Finally the album’s close has Apathy on the production boards… and it’s arguably the best ode to Grandma since DMX & Faith Evans. It could well be inspired by that classic. Here Erick Sermon reveals that it’s because of Vernia how he and Parrish Smith came together. Not sure about how Apathy abruptly ends the track but I’d rather it fade out or let the beat just ride out.

“This ain’t that pretty boy Floyd this be the ruggedness, this be the real deal, that there be some other sh!t, but this ain’t that, because that can’t f**k with this…” (Keith Murray, Culture, Erick Sermon’s Perception, 2015)

At this point I could point the finger to Redman, ask him what is taking so long with Muddy Waters Too, and ask why he wasn’t on this project when E does it just three years after his last album, however this is a well received blessing. This could well be the blueprint of what Muddy Waters Too will be whenever that drops, and for that, Erick Sermon gets maximum praise.  Thankfully heads have woken up to the media distractions that are happening as of late. The question remains – are there enough sufficient funds left in the kickstarter to produce visuals to some of these great tracks?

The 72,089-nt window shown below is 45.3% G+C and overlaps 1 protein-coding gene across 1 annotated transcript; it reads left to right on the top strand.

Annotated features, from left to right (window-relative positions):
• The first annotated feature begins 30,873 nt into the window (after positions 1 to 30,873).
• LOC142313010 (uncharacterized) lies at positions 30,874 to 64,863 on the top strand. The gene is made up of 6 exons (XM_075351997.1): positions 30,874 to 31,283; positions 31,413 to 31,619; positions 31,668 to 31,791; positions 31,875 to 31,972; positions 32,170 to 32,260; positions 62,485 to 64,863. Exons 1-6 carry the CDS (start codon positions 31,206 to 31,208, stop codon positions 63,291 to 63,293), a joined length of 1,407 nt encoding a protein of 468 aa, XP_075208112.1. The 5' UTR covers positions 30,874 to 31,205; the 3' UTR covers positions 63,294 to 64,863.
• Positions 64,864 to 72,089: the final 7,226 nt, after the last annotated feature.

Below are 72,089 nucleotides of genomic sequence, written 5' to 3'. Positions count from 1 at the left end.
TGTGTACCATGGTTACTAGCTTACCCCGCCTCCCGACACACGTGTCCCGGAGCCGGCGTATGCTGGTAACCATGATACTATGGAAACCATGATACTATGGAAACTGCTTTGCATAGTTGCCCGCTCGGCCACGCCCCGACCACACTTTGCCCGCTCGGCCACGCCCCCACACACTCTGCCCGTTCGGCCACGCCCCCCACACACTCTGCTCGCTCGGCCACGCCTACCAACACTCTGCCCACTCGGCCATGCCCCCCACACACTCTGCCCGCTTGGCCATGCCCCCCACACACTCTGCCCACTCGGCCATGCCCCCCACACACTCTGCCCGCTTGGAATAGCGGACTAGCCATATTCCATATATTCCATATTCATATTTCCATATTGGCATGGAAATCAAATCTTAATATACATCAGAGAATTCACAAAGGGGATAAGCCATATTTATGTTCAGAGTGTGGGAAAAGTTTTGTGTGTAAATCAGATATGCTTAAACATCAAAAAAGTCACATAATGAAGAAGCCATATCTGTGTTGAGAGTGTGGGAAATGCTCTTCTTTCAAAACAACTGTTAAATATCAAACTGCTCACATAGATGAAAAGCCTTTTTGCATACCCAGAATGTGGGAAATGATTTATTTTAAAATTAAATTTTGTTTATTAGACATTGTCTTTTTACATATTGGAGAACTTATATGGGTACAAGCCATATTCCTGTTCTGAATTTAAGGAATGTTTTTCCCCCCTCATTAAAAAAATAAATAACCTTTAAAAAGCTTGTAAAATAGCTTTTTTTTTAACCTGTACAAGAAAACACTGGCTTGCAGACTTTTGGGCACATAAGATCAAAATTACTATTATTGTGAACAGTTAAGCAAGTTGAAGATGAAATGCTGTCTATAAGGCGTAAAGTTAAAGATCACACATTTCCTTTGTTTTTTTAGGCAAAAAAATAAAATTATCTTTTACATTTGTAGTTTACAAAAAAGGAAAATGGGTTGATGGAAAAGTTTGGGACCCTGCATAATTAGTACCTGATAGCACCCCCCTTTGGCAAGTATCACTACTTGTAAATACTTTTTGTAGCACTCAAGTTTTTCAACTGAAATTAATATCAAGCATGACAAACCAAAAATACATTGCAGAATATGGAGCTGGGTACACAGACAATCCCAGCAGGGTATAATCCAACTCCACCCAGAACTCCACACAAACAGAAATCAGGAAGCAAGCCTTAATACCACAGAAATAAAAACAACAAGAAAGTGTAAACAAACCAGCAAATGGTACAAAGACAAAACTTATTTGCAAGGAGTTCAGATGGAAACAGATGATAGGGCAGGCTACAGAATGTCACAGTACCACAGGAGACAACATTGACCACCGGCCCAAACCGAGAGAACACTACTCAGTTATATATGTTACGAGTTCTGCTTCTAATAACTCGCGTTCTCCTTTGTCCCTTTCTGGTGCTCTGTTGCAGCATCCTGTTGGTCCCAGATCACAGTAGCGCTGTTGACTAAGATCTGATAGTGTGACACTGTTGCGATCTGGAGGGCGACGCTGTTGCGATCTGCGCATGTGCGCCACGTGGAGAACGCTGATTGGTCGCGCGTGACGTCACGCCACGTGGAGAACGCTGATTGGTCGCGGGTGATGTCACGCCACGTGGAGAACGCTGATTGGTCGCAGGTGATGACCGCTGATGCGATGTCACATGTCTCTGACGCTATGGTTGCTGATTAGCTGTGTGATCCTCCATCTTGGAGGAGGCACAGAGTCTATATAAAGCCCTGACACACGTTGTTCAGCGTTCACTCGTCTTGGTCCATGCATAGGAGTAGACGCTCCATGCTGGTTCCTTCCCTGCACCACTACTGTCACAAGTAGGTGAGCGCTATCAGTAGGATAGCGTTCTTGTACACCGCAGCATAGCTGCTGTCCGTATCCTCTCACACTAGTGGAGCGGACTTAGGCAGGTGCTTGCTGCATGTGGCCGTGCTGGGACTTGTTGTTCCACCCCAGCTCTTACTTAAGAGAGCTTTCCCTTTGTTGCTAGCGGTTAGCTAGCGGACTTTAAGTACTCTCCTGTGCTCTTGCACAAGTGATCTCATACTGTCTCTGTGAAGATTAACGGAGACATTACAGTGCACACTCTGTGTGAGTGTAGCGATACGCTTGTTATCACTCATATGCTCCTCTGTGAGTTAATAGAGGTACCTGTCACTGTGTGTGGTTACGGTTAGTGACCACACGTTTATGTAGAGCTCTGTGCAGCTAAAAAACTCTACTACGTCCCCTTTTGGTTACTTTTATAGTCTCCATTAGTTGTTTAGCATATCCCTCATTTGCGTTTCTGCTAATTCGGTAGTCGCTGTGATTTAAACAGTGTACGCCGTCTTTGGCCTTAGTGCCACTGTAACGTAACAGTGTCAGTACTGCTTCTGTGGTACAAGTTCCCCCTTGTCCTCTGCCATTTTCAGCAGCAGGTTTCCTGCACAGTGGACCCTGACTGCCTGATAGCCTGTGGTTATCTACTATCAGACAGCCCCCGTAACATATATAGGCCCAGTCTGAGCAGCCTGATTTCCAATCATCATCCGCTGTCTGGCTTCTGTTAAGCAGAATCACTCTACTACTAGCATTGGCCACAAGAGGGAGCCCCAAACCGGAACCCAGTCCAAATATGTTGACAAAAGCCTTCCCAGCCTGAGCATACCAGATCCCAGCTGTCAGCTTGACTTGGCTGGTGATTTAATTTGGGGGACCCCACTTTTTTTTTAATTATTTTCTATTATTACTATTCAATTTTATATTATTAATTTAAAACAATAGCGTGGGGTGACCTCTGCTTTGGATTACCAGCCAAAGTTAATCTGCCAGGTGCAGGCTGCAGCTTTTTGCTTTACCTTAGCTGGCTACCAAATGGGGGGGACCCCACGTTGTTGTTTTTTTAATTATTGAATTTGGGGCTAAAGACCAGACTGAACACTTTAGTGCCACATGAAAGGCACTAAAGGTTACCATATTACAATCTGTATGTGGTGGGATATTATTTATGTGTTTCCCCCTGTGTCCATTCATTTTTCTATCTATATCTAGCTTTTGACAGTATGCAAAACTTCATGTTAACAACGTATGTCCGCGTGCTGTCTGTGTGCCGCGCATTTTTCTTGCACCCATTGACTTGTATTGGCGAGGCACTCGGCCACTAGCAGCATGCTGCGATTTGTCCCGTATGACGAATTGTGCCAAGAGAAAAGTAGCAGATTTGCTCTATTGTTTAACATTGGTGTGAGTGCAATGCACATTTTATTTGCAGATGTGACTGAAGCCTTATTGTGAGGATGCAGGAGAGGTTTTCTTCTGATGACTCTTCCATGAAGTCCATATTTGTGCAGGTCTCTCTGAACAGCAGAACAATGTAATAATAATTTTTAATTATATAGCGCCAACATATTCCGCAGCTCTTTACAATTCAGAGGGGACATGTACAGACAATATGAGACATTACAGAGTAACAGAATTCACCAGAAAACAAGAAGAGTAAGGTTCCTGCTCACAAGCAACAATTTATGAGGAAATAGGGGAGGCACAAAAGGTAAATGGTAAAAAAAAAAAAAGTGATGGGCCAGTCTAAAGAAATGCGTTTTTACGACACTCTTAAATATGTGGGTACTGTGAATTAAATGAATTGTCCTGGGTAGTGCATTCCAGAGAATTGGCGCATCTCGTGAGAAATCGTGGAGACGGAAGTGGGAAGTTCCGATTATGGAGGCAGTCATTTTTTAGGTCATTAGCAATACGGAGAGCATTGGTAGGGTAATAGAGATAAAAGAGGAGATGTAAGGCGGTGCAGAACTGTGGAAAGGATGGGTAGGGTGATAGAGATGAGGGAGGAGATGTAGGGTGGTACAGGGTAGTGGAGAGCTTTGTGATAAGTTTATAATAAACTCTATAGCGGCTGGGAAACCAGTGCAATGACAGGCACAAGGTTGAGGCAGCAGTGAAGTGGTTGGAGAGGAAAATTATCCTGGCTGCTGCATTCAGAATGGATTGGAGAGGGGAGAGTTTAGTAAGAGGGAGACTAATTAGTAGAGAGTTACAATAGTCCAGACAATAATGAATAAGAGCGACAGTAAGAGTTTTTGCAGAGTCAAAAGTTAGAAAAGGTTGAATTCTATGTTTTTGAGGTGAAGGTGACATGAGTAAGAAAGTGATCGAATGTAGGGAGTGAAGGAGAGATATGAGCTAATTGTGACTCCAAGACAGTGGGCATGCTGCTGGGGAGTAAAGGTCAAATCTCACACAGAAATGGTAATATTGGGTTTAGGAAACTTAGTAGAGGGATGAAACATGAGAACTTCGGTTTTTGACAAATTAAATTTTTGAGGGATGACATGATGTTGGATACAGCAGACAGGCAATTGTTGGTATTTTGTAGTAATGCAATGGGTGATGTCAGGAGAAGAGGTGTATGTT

Erick Sermon



RELEASED: February 7, 2019, Review written by Michael Grant, C.E.O. of RePPiN4U and UK Ambassador for Wu Worldwide DJ Coalition

“Babylon is the most famous city from ancient Mesopotamia whose ruins lie in modern-day Iraq 59 miles (94 kilometres) southwest of Baghdad. The name is thought to derive from bav-il or bav-ilim which, in the Akkadian language of the time, meant ‘Gate of God’ or `Gate of the Gods’ and `Babylon’ coming from Greek”.

WelcomeToBabylon-Front-Final“The term is a reference to the fact that in the Torah (AKA the Old Testament) the Babylonian Empire forcibly relocated the Jews from the Land of Israel to the city of Babylon, where they were forced to stay for around 50 years. This situation is seen as analogous to the forced deportation of Africans to the Americas by Europeans”.

Now you see the similarities and the breakdown of the term that Leicester City MC, and friend of the program Loaneski has taken on for his latest EP. Five tracks spanning subjects of Self Confidence, Capitalism, Democracy, God and Education, all of which allude to both terms of the word. All inspired by some of his favourite anime films, they maybe come across as mere cartoons by the ignorant eye, but contain so much knowledge behind the entertainment.